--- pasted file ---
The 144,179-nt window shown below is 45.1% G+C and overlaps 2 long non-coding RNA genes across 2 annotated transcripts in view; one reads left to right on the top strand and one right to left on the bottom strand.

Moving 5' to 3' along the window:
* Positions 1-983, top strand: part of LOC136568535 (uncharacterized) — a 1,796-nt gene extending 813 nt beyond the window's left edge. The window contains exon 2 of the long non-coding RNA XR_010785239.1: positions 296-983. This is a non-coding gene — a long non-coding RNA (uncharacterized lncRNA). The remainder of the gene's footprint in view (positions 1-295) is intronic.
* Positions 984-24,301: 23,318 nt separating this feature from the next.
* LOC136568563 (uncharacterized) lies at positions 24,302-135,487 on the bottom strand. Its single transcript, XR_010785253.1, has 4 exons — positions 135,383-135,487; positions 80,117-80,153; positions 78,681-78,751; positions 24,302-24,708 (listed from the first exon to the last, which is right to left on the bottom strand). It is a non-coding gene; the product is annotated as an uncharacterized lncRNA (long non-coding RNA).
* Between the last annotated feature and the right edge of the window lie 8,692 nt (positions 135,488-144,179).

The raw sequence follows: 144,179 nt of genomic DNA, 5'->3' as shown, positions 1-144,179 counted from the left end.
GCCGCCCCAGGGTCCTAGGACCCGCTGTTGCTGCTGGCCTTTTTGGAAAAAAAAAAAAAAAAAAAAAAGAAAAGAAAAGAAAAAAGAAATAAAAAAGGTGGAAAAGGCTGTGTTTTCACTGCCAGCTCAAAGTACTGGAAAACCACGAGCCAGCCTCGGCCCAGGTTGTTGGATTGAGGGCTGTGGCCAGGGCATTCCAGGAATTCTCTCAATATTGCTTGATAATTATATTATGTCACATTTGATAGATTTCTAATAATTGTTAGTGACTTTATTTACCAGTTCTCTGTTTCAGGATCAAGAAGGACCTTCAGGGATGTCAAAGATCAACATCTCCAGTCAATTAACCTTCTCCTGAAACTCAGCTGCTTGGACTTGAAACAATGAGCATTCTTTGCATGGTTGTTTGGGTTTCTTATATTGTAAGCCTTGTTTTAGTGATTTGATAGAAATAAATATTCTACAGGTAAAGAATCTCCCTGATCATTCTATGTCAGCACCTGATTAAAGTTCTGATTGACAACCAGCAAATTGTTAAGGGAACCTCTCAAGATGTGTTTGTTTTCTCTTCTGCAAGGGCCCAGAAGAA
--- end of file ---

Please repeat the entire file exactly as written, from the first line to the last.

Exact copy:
The 144,179-nt window shown below is 45.1% G+C and overlaps 2 long non-coding RNA genes across 2 annotated transcripts in view; one reads left to right on the top strand and one right to left on the bottom strand.

Moving 5' to 3' along the window:
* Positions 1-983, top strand: part of LOC136568535 (uncharacterized) — a 1,796-nt gene extending 813 nt beyond the window's left edge. The window contains exon 2 of the long non-coding RNA XR_010785239.1: positions 296-983. This is a non-coding gene — a long non-coding RNA (uncharacterized lncRNA). The remainder of the gene's footprint in view (positions 1-295) is intronic.
* Positions 984-24,301: 23,318 nt separating this feature from the next.
* LOC136568563 (uncharacterized) lies at positions 24,302-135,487 on the bottom strand. Its single transcript, XR_010785253.1, has 4 exons — positions 135,383-135,487; positions 80,117-80,153; positions 78,681-78,751; positions 24,302-24,708 (listed from the first exon to the last, which is right to left on the bottom strand). It is a non-coding gene; the product is annotated as an uncharacterized lncRNA (long non-coding RNA).
* Between the last annotated feature and the right edge of the window lie 8,692 nt (positions 135,488-144,179).

The raw sequence follows: 144,179 nt of genomic DNA, 5'->3' as shown, positions 1-144,179 counted from the left end.
GCCGCCCCAGGGTCCTAGGACCCGCTGTTGCTGCTGGCCTTTTTGGAAAAAAAAAAAAAAAAAAAAAAGAAAAGAAAAGAAAAAAGAAATAAAAAAGGTGGAAAAGGCTGTGTTTTCACTGCCAGCTCAAAGTACTGGAAAACCACGAGCCAGCCTCGGCCCAGGTTGTTGGATTGAGGGCTGTGGCCAGGGCATTCCAGGAATTCTCTCAATATTGCTTGATAATTATATTATGTCACATTTGATAGATTTCTAATAATTGTTAGTGACTTTATTTACCAGTTCTCTGTTTCAGGATCAAGAAGGACCTTCAGGGATGTCAAAGATCAACATCTCCAGTCAATTAACCTTCTCCTGAAACTCAGCTGCTTGGACTTGAAACAATGAGCATTCTTTGCATGGTTGTTTGGGTTTCTTATATTGTAAGCCTTGTTTTAGTGATTTGATAGAAATAAATATTCTACAGGTAAAGAATCTCCCTGATCATTCTATGTCAGCACCTGATTAAAGTTCTGATTGACAACCAGCAAATTGTTAAGGGAACCTCTCAAGATGTGTTTGTTTTCTCTTCTGCAAGGGCCCAGAAGAA